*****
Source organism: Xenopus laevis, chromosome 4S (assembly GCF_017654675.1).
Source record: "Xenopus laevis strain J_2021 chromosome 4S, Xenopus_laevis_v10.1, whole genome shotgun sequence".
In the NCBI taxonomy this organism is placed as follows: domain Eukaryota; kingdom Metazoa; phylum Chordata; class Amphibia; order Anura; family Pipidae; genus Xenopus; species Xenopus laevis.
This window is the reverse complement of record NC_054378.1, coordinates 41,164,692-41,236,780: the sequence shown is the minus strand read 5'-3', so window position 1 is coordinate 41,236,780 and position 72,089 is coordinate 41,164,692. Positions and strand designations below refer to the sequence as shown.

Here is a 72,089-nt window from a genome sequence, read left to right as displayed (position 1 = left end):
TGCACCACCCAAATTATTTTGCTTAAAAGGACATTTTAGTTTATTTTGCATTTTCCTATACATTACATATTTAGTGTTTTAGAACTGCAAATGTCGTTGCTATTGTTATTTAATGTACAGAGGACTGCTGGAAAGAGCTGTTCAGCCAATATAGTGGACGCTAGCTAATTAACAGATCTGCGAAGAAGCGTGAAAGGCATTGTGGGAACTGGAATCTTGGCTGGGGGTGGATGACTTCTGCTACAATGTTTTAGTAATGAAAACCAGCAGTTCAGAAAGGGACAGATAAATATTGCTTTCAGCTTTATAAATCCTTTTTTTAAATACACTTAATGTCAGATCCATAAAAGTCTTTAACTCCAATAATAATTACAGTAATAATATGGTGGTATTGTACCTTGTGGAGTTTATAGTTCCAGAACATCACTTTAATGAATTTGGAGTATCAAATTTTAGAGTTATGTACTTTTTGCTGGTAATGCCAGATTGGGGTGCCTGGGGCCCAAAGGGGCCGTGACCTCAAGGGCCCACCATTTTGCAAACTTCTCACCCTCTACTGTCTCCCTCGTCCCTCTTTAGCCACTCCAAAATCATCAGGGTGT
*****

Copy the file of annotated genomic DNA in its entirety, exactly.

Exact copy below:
Source organism: Xenopus laevis, chromosome 4S (assembly GCF_017654675.1).
Source record: "Xenopus laevis strain J_2021 chromosome 4S, Xenopus_laevis_v10.1, whole genome shotgun sequence".
In the NCBI taxonomy this organism is placed as follows: domain Eukaryota; kingdom Metazoa; phylum Chordata; class Amphibia; order Anura; family Pipidae; genus Xenopus; species Xenopus laevis.
This window is the reverse complement of record NC_054378.1, coordinates 41,164,692-41,236,780: the sequence shown is the minus strand read 5'-3', so window position 1 is coordinate 41,236,780 and position 72,089 is coordinate 41,164,692. Positions and strand designations below refer to the sequence as shown.

Here is a 72,089-nt window from a genome sequence, read left to right as displayed (position 1 = left end):
TGCACCACCCAAATTATTTTGCTTAAAAGGACATTTTAGTTTATTTTGCATTTTCCTATACATTACATATTTAGTGTTTTAGAACTGCAAATGTCGTTGCTATTGTTATTTAATGTACAGAGGACTGCTGGAAAGAGCTGTTCAGCCAATATAGTGGACGCTAGCTAATTAACAGATCTGCGAAGAAGCGTGAAAGGCATTGTGGGAACTGGAATCTTGGCTGGGGGTGGATGACTTCTGCTACAATGTTTTAGTAATGAAAACCAGCAGTTCAGAAAGGGACAGATAAATATTGCTTTCAGCTTTATAAATCCTTTTTTTAAATACACTTAATGTCAGATCCATAAAAGTCTTTAACTCCAATAATAATTACAGTAATAATATGGTGGTATTGTACCTTGTGGAGTTTATAGTTCCAGAACATCACTTTAATGAATTTGGAGTATCAAATTTTAGAGTTATGTACTTTTTGCTGGTAATGCCAGATTGGGGTGCCTGGGGCCCAAAGGGGCCGTGACCTCAAGGGCCCACCATTTTGCAAACTTCTCACCCTCTACTGTCTCCCTCGTCCCTCTTTAGCCACTCCAAAATCATCAGGGTGT